Furthermore, it is common for a single highway (consisting of one or more lanes) to be encoded as a single way, and so when a railway mapped on a per-track basis interacts with a highway mapped as a single way the result is often confusing and ambiguous. For example, if a railway represented as two separate ways (one for each track) crosses a highway at a level crossing, the only option is to tag both crossings as level crossings, which may cause a routing application to apply a time penalty twice even though both tracks are controlled together.

This proposal attempts to address these problems by defining railway=* ways to be consistent with highway=* ways, to mimic highway-related proposals that allow multiple tagging detail levels to coexist without conflicting, and finally to define a more refined tagging scheme for situations where railways and highways interact, such as level crossings and shared rights of way for trams.

Within this proposal I'll use the term "schematic mapping" to refer to tagging that attempts to show the approximate relative positions of paths and the connections between them -- in other words, to show the network of highways and railways (and for that matter, waterways, etc) -- and the term "detail mapping" to refer to tagging that attempts to describe in detail the shape, size and layout of the infrastructure objects on the ground.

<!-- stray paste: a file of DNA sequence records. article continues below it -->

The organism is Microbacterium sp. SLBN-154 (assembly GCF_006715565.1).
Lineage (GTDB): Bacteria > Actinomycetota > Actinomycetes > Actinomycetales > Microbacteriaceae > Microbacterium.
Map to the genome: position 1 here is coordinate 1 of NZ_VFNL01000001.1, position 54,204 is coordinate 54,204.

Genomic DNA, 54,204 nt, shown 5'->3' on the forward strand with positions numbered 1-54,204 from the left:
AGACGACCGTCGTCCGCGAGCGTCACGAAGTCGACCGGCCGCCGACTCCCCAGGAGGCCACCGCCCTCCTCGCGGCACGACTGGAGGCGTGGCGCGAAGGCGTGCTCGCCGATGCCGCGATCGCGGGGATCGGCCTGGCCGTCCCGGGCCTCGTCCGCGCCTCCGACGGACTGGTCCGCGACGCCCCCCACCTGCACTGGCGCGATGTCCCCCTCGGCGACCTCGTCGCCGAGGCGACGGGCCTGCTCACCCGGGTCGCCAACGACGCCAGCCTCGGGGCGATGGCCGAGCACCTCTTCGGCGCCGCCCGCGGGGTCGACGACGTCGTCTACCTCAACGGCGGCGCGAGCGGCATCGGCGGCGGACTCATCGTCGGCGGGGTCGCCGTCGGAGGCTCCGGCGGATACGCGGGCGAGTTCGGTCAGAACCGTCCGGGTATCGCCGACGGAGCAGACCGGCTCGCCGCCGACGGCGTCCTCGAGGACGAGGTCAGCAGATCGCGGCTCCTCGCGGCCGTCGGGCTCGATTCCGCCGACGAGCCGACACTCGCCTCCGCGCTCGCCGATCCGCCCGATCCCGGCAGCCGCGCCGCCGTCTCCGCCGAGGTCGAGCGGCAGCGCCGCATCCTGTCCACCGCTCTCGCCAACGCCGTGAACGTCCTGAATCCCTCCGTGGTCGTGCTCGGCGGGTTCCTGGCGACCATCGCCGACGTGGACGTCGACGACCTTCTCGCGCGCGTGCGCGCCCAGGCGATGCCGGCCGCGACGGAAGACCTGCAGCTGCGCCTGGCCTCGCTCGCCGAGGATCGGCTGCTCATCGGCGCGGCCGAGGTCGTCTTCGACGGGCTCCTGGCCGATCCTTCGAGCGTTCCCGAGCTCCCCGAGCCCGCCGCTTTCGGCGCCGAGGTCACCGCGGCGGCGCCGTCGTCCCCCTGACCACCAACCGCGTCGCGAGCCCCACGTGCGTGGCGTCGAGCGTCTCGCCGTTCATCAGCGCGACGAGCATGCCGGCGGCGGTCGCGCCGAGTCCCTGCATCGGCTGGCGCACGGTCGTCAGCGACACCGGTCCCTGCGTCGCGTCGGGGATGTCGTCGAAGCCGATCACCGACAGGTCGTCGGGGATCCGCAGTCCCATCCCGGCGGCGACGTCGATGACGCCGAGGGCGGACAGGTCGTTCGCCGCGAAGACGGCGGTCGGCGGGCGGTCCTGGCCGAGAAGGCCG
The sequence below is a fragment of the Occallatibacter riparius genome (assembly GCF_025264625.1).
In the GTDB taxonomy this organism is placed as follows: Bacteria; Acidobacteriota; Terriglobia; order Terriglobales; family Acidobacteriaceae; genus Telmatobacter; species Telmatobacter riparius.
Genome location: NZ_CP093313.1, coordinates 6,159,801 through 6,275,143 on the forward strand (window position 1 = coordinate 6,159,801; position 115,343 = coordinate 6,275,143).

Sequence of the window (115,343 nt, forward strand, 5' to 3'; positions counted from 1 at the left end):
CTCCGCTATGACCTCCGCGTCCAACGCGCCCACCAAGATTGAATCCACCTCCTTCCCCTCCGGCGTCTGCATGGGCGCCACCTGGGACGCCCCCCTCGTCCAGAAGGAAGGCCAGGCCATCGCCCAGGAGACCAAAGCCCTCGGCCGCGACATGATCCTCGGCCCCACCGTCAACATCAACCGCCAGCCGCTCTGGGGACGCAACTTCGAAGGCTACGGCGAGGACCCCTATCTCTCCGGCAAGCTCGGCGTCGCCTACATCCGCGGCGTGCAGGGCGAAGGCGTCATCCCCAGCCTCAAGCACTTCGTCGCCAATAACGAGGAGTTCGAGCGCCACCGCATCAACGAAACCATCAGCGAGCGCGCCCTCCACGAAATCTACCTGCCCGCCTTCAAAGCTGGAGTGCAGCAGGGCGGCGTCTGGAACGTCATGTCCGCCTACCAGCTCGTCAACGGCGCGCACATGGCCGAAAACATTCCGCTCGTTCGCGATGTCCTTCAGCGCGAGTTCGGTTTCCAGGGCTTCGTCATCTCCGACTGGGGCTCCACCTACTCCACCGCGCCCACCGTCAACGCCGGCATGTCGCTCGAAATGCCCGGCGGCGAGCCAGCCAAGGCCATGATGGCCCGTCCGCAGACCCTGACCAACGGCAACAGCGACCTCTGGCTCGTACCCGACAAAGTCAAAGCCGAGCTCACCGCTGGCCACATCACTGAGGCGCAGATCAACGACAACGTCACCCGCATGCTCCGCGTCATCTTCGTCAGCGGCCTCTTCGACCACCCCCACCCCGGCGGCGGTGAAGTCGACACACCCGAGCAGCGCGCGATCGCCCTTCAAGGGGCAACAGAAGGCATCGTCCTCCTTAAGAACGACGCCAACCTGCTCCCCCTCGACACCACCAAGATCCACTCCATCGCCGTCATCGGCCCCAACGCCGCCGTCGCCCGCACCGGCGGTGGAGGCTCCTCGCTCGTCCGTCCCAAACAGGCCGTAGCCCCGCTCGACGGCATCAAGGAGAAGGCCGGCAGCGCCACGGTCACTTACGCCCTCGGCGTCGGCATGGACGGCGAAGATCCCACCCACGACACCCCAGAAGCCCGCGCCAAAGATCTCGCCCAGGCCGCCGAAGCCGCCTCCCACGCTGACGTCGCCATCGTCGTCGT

Schematic Mapping of Railways

The definition of the existing railway=* tag is refined to apply it to schematic mapping of multiple parallel running tracks within a single right-of-way.

The primary intent of this proposal is to make the tagging scheme in this section the baseline minimum useful tagging for railways. A renderer that considers only the tags in this section should still do a fine job of rendering a basic street map. The tags in the sections that follow, then, are completely optional progressive enhancements to this scheme that are designed to live alongside it without conflicting.